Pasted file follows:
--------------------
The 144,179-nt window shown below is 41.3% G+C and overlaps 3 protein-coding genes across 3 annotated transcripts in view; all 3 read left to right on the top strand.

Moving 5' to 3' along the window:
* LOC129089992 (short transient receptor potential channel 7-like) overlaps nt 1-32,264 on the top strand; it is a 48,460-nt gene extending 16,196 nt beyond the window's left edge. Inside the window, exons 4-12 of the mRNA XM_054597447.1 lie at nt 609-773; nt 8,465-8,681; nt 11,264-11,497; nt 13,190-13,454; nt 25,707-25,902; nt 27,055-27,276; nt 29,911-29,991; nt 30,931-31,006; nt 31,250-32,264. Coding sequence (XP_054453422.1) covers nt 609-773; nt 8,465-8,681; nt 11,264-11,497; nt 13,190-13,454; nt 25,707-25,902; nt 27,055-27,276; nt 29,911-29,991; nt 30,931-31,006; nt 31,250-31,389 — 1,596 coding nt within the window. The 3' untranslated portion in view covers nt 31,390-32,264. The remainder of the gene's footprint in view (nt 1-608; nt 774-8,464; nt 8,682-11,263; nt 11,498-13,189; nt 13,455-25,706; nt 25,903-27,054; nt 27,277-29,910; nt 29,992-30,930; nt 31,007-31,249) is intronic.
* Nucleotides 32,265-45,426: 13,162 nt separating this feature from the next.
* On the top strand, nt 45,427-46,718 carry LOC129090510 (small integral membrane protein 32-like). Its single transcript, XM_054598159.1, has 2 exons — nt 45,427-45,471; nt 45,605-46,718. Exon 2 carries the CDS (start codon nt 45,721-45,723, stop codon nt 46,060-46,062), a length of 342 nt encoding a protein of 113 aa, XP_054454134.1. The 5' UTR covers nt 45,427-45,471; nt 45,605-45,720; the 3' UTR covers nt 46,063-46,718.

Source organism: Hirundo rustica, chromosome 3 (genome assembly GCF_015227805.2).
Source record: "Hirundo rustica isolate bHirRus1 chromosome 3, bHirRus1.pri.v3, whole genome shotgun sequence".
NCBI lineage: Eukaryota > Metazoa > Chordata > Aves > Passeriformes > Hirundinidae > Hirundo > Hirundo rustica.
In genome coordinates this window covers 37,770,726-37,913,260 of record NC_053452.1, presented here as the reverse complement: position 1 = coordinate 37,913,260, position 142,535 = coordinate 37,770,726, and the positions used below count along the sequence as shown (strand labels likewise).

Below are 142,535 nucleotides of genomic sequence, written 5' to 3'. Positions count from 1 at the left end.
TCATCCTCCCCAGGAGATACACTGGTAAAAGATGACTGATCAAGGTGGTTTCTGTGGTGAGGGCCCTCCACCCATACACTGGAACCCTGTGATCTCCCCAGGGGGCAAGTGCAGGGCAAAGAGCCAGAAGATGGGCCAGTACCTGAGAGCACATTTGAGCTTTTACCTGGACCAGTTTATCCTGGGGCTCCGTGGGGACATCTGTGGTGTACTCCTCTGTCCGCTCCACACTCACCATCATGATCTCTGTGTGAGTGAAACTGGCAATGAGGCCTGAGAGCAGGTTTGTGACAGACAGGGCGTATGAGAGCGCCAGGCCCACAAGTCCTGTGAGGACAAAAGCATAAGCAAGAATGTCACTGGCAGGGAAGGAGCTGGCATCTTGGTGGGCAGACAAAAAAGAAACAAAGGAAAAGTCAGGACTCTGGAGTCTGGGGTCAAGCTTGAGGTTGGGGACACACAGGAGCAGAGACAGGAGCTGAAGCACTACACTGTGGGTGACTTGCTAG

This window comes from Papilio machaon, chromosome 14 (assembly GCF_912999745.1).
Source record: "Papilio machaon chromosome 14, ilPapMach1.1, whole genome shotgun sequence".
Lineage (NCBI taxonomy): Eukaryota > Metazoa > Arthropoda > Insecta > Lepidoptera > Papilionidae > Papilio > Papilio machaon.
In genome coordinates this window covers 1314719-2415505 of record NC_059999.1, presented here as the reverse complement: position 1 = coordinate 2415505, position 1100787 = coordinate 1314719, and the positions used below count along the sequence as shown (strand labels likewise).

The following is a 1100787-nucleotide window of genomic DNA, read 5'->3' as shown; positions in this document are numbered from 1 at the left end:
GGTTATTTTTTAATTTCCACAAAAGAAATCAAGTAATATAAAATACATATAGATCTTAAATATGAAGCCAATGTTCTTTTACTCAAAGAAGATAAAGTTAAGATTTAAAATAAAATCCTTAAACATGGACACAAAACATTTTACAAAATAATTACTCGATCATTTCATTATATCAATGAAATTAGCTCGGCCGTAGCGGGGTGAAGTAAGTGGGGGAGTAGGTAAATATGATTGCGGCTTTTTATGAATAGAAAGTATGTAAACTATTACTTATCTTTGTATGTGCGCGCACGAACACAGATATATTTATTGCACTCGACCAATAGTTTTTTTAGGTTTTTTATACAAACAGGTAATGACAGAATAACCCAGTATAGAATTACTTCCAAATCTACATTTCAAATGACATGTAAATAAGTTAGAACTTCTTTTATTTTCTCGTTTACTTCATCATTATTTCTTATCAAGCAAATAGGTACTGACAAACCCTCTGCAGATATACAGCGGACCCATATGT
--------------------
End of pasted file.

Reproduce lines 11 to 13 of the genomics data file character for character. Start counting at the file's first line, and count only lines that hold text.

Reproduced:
TCATCCTCCCCAGGAGATACACTGGTAAAAGATGACTGATCAAGGTGGTTTCTGTGGTGAGGGCCCTCCACCCATACACTGGAACCCTGTGATCTCCCCAGGGGGCAAGTGCAGGGCAAAGAGCCAGAAGATGGGCCAGTACCTGAGAGCACATTTGAGCTTTTACCTGGACCAGTTTATCCTGGGGCTCCGTGGGGACATCTGTGGTGTACTCCTCTGTCCGCTCCACACTCACCATCATGATCTCTGTGTGAGTGAAACTGGCAATGAGGCCTGAGAGCAGGTTTGTGACAGACAGGGCGTATGAGAGCGCCAGGCCCACAAGTCCTGTGAGGACAAAAGCATAAGCAAGAATGTCACTGGCAGGGAAGGAGCTGGCATCTTGGTGGGCAGACAAAAAAGAAACAAAGGAAAAGTCAGGACTCTGGAGTCTGGGGTCAAGCTTGAGGTTGGGGACACACAGGAGCAGAGACAGGAGCTGAAGCACTACACTGTGGGTGACTTGCTAG

This window comes from Papilio machaon, chromosome 14 (assembly GCF_912999745.1).
Source record: "Papilio machaon chromosome 14, ilPapMach1.1, whole genome shotgun sequence".